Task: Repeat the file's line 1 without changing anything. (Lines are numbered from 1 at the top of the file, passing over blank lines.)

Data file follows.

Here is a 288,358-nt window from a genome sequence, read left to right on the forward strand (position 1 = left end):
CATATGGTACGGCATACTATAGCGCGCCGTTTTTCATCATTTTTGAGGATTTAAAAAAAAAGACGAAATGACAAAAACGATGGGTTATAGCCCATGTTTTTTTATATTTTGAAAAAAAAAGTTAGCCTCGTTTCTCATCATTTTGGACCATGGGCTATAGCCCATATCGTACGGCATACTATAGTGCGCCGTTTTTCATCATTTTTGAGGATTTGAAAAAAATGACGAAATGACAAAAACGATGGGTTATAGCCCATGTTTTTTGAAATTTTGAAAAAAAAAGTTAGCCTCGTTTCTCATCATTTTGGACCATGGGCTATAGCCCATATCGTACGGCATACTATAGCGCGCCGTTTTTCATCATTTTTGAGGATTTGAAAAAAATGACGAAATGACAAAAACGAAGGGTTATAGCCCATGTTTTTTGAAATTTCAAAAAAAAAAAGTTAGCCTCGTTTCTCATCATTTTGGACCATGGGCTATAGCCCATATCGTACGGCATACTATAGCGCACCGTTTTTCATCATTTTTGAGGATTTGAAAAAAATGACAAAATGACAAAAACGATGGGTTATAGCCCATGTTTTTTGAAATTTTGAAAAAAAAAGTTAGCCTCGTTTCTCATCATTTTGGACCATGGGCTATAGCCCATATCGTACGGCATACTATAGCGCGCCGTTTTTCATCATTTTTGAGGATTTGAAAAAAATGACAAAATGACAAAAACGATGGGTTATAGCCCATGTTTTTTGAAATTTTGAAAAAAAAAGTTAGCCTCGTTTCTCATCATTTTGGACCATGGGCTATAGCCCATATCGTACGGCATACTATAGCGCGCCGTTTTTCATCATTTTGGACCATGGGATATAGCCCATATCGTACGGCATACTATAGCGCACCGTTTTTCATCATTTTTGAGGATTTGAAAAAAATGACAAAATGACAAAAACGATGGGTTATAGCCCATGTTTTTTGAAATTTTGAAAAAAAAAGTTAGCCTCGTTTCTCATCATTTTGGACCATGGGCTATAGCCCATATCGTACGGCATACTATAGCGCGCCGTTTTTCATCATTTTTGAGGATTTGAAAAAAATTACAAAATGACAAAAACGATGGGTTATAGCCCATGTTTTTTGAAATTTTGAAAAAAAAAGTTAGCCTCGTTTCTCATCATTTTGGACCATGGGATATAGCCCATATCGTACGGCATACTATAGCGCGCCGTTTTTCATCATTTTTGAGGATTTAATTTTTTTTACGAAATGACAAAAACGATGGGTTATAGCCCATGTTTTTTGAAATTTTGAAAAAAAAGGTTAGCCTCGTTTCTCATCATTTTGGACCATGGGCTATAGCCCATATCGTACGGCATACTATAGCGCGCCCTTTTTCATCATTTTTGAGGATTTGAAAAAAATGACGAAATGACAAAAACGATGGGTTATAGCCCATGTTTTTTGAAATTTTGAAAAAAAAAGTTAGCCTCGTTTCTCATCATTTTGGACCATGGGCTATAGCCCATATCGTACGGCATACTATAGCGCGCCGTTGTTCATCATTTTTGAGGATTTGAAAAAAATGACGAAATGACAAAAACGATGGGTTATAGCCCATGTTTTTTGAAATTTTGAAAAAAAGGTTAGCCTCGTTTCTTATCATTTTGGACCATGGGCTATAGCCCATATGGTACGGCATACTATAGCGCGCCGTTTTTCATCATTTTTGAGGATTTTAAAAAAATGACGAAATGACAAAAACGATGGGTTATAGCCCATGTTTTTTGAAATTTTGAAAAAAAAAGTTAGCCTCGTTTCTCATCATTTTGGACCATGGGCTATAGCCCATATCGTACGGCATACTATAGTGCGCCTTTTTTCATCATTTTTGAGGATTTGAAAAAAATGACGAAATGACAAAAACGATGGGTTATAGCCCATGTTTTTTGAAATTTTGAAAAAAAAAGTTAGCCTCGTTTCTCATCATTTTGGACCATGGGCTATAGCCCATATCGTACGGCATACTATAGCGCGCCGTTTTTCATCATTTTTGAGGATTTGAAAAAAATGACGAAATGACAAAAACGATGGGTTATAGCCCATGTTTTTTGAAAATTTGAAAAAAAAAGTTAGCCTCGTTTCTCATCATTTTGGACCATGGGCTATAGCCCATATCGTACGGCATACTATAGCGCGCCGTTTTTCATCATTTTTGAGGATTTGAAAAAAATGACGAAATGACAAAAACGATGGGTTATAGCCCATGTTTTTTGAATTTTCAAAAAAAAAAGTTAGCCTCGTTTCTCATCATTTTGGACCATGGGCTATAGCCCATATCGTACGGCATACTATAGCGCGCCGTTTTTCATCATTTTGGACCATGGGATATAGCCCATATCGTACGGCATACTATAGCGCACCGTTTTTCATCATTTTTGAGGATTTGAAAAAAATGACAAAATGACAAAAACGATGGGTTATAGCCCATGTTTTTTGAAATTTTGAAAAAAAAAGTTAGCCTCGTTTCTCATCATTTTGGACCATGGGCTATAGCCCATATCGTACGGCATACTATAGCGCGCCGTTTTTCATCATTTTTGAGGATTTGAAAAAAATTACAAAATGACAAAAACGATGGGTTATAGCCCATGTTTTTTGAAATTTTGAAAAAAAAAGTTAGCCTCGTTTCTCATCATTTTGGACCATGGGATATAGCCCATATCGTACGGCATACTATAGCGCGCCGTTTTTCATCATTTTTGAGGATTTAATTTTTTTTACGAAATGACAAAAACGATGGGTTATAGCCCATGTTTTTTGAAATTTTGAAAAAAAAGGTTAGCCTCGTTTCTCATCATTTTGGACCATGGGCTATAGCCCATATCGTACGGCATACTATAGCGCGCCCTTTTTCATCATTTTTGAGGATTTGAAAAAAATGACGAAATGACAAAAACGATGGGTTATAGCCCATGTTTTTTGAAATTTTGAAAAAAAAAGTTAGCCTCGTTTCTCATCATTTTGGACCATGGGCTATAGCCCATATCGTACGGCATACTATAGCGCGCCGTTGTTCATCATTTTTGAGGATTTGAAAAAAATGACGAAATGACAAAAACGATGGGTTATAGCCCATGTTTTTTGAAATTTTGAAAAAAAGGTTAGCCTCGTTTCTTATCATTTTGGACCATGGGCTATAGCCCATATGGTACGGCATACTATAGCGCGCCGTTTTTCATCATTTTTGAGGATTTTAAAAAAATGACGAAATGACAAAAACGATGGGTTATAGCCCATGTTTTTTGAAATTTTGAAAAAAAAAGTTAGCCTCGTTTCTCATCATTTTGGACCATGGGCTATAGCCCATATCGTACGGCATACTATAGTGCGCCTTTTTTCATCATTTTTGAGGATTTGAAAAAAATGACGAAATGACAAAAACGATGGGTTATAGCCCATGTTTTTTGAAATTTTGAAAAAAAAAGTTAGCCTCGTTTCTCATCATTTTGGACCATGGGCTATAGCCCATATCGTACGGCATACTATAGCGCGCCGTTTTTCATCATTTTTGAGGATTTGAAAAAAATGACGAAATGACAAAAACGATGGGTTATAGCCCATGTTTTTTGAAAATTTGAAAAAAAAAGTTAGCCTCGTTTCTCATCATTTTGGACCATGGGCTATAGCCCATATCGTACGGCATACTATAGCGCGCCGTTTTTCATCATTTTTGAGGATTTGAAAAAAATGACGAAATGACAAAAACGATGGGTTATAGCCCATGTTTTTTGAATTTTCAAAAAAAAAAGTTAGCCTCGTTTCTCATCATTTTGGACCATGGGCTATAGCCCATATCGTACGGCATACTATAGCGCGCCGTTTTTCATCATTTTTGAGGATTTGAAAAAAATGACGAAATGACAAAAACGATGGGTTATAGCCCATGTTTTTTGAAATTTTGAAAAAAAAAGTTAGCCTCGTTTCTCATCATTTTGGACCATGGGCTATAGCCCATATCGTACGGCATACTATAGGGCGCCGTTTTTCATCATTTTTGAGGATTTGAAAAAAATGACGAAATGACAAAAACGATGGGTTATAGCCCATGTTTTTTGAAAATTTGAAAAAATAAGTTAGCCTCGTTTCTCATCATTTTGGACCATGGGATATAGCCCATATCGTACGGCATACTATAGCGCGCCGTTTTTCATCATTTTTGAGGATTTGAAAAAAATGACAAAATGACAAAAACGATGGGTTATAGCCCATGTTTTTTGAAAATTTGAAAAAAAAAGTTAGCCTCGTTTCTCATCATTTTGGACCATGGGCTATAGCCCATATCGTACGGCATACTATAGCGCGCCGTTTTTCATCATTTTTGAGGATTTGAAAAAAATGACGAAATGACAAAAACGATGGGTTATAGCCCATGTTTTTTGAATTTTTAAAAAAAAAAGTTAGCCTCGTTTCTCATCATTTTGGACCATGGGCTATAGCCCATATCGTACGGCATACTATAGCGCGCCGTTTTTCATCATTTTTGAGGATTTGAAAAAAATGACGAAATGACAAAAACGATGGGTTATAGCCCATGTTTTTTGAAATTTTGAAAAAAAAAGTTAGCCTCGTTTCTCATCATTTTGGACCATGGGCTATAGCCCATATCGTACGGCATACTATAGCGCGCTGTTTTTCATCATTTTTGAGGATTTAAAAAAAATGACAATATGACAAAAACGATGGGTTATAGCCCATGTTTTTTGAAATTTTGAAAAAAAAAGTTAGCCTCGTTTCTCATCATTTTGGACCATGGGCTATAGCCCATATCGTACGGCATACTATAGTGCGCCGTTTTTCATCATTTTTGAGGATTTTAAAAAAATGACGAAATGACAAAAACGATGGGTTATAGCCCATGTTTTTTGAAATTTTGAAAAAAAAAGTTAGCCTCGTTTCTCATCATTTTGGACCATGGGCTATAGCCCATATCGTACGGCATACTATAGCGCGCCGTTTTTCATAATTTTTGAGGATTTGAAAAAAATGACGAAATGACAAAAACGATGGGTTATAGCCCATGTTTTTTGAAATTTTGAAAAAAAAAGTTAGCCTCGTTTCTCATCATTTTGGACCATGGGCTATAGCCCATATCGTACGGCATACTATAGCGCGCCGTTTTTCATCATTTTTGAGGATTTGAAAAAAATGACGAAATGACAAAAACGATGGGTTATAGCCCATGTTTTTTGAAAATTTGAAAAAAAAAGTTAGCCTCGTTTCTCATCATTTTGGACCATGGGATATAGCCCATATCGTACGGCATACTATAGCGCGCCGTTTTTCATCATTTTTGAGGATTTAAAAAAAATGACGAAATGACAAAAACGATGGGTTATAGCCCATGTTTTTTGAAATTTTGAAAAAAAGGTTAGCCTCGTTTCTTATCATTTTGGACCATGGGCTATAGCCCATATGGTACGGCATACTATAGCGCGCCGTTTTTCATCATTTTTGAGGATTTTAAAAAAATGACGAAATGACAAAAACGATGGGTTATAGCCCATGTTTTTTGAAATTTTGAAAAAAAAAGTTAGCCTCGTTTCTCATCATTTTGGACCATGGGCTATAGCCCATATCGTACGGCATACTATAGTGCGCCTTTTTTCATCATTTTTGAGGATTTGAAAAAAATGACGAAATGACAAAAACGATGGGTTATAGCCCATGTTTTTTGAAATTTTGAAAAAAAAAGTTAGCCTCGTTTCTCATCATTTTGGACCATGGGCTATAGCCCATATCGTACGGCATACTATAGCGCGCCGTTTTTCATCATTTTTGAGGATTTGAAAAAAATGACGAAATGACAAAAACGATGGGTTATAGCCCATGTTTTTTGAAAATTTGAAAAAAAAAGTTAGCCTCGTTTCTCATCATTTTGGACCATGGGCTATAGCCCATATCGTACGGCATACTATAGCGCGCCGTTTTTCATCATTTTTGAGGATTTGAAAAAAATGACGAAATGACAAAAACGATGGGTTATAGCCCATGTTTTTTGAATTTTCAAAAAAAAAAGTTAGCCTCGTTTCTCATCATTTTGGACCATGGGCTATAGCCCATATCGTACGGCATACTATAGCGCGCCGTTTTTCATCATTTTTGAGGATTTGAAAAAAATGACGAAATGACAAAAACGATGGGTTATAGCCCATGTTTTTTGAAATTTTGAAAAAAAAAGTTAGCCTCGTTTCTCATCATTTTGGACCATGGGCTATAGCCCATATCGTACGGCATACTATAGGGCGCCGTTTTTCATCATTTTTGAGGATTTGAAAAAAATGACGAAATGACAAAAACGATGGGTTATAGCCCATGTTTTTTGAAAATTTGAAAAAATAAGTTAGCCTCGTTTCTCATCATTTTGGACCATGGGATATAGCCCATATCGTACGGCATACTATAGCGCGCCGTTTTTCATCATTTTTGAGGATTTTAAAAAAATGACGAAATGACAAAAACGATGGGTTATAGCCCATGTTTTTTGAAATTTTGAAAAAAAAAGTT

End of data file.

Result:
Here is a 288,358-nt window from a genome sequence, read left to right on the forward strand (position 1 = left end):